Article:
In the southern centre of the country, north west of the capital, Oslo, is the 1,151 square kilometre (444 square mile) Jotunheim National Park, its name literally meaning, Home Of The Giants. Recognised as one of Norway's premier hiking locations, the protected area holds more than 250 peaks above 1,900 metres (6,000 ft) including the two highest mountains in Northern Europe. The most popular hike in the park is the Beseggen Trail, a challenging 22.9 kilometre (14.2 mile) trek expected to take around 6-8 hours, leading visitors around the Beseggen Ridge. The view over the alpine lakes of Gjende and Bessvatnet is an amazing sight, with Gjende lying almost 400 metres (13,12 ft) lower it is distinctly emerald compared to Bessvatnets's deep blue appearance.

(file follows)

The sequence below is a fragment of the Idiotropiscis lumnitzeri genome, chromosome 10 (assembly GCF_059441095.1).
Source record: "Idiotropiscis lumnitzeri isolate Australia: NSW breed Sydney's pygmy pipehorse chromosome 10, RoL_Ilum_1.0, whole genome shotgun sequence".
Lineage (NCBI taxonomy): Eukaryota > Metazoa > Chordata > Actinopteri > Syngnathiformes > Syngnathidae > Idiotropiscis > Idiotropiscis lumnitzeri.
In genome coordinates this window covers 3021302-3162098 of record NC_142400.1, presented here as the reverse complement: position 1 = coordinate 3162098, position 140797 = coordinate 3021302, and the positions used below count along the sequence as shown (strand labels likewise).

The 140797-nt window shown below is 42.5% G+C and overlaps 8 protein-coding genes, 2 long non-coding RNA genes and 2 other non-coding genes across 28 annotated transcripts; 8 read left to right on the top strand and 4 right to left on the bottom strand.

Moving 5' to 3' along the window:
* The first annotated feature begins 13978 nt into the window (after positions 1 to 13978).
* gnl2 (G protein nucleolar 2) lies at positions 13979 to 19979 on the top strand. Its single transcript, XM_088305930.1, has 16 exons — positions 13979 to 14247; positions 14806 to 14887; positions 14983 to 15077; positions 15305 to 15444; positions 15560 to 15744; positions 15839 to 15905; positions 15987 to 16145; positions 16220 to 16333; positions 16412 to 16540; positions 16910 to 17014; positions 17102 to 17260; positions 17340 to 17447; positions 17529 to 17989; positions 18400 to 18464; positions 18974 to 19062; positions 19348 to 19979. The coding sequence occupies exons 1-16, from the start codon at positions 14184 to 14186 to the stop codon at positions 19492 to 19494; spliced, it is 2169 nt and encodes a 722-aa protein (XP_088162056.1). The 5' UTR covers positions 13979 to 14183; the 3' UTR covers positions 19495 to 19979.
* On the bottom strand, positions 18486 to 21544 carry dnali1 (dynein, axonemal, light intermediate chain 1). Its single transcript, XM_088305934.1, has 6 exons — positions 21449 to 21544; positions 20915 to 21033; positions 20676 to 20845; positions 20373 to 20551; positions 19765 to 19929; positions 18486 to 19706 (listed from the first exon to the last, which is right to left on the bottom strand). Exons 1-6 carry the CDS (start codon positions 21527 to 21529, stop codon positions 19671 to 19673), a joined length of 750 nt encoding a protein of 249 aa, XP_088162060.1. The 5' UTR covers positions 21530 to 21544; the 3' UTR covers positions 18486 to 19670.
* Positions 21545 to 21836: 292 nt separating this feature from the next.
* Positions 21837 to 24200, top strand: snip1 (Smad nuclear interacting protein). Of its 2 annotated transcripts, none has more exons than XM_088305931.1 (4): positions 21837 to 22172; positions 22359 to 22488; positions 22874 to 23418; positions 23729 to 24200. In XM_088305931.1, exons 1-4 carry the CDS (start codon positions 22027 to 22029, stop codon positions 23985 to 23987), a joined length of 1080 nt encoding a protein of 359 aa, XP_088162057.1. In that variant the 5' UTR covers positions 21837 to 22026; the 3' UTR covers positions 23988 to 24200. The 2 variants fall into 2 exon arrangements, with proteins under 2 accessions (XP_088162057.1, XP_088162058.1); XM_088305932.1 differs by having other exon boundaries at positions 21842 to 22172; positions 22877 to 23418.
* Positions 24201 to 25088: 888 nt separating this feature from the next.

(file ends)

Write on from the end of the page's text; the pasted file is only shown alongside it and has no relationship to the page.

Pictured from the Beseggen Ridge.
3. Jotunheim Nasjonalpark
East of the city of Stavanger, on Kjerag Mountain wedged into a crevice 984 metres (3,228 ft) above the Lysefjord below is the Kjeragbolten, probably the most famous boulder in the world. Because of the relative ease of the trek, and with no climbing required to get onto the boulder, it has become one of the most popular hikes and tourist attractions in Norway, meaning that sometimes the queue for a photo opportunity can be an hour long.
In Odda Municipality, east of Bergen next to Hardangervidda National Park is one of Norway's most popular treks, leading to one of the countries most iconic landmarks, the Trolltunga, meaning Trolls Tongue. Visitors who wish to set their eyes on this slither of rock jutting out around 700 metres (2,300 ft) above the Ringedalsvatnet Lake below will need to undertake a challenging 30 kilometre (18.6 mile) hike into the Norwegian wilderness. Far more difficult than the Kjeragbolten and Preikestolen, it requires an 8 to 12 hour walk that should only be undertaken from June to September.